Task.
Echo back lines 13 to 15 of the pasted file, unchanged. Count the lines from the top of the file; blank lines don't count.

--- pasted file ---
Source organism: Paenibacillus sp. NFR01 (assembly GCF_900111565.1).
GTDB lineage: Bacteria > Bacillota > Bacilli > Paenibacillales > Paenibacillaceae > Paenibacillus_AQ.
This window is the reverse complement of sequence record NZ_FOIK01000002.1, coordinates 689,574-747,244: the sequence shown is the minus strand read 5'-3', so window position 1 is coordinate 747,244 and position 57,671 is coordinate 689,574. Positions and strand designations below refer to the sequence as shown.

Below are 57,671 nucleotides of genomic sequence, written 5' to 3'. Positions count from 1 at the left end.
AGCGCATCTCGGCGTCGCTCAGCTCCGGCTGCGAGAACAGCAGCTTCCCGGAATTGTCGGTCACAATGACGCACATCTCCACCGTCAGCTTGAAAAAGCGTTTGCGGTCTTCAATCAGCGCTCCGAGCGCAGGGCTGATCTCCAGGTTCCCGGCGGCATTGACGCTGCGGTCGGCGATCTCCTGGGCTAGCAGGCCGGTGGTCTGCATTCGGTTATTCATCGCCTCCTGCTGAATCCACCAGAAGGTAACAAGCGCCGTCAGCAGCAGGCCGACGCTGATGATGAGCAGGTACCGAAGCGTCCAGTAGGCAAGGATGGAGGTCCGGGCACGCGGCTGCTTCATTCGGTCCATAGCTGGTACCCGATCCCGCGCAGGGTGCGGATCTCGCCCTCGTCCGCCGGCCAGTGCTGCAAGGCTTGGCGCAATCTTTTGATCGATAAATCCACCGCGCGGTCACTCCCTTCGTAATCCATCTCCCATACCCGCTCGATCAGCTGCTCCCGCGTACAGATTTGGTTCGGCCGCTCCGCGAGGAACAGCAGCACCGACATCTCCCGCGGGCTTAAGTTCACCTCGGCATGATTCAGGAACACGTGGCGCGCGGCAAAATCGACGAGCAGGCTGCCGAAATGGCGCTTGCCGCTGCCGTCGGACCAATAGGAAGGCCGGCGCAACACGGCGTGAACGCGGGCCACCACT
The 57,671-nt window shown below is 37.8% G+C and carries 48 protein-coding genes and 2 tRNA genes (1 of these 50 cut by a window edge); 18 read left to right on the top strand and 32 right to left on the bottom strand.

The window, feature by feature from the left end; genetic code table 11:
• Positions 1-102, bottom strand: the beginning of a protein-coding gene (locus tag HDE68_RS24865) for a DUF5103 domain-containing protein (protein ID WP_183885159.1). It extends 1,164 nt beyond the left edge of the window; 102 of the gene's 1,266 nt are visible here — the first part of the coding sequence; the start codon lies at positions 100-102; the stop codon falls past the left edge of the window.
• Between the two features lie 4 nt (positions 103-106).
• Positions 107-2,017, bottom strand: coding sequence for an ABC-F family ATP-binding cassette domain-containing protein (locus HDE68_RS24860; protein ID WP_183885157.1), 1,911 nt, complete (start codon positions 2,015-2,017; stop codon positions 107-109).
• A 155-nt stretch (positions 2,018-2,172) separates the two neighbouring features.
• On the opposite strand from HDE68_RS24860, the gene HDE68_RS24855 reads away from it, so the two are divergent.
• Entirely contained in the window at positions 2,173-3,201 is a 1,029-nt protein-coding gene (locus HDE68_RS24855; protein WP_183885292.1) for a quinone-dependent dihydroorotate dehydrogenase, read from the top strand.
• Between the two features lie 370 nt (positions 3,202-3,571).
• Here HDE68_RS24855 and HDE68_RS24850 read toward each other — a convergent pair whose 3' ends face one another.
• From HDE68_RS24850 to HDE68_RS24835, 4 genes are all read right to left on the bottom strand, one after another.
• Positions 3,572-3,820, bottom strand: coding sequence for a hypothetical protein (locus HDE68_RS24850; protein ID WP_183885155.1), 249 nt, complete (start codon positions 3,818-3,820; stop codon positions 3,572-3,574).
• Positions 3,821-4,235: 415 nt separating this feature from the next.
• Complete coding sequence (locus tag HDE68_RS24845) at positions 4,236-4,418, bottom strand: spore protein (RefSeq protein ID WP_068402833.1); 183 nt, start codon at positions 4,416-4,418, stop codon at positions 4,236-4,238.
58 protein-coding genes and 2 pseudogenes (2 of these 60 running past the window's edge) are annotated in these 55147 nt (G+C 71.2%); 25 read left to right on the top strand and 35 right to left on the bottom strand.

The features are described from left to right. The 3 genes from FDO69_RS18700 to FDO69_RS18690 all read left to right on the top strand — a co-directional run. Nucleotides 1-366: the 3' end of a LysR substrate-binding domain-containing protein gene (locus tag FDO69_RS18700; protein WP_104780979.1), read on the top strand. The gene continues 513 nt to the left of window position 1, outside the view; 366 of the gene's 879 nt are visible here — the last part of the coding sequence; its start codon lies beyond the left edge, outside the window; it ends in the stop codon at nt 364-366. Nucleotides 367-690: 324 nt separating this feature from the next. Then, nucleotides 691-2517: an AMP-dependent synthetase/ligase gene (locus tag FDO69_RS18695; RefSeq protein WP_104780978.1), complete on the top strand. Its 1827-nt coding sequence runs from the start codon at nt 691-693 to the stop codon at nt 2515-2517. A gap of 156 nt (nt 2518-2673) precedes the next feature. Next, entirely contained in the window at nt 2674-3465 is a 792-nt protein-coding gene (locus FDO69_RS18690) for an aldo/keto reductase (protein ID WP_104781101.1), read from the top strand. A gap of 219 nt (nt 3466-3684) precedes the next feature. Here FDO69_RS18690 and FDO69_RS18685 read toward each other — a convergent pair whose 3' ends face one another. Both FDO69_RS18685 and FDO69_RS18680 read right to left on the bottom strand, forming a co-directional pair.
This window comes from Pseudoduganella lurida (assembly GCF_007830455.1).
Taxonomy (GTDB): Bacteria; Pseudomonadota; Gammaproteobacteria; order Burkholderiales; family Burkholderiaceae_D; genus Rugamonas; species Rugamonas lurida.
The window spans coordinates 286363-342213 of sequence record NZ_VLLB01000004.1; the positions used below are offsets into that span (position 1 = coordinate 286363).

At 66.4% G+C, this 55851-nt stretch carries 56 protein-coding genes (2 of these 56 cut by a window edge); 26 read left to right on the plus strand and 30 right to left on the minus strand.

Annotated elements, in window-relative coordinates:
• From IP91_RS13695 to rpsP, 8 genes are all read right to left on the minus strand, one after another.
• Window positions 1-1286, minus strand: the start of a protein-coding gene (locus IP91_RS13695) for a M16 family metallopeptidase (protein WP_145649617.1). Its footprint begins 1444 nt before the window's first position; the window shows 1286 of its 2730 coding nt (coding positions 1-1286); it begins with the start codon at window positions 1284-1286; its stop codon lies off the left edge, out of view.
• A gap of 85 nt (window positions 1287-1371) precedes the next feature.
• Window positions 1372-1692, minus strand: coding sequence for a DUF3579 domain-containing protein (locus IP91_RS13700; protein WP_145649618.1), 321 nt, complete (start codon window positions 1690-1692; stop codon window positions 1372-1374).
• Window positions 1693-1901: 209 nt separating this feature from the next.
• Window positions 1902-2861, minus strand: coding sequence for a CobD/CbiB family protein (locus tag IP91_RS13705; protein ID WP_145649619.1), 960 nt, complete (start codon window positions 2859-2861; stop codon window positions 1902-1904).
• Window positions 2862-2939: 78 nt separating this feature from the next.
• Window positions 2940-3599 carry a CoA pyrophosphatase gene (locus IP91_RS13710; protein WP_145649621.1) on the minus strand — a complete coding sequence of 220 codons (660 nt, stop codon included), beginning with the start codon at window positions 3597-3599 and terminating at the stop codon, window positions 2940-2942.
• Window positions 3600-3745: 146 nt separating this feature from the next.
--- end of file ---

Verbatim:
• Entirely contained in the window at positions 2,173-3,201 is a 1,029-nt protein-coding gene (locus HDE68_RS24855; protein WP_183885292.1) for a quinone-dependent dihydroorotate dehydrogenase, read from the top strand.
• Between the two features lie 370 nt (positions 3,202-3,571).
• Here HDE68_RS24855 and HDE68_RS24850 read toward each other — a convergent pair whose 3' ends face one another.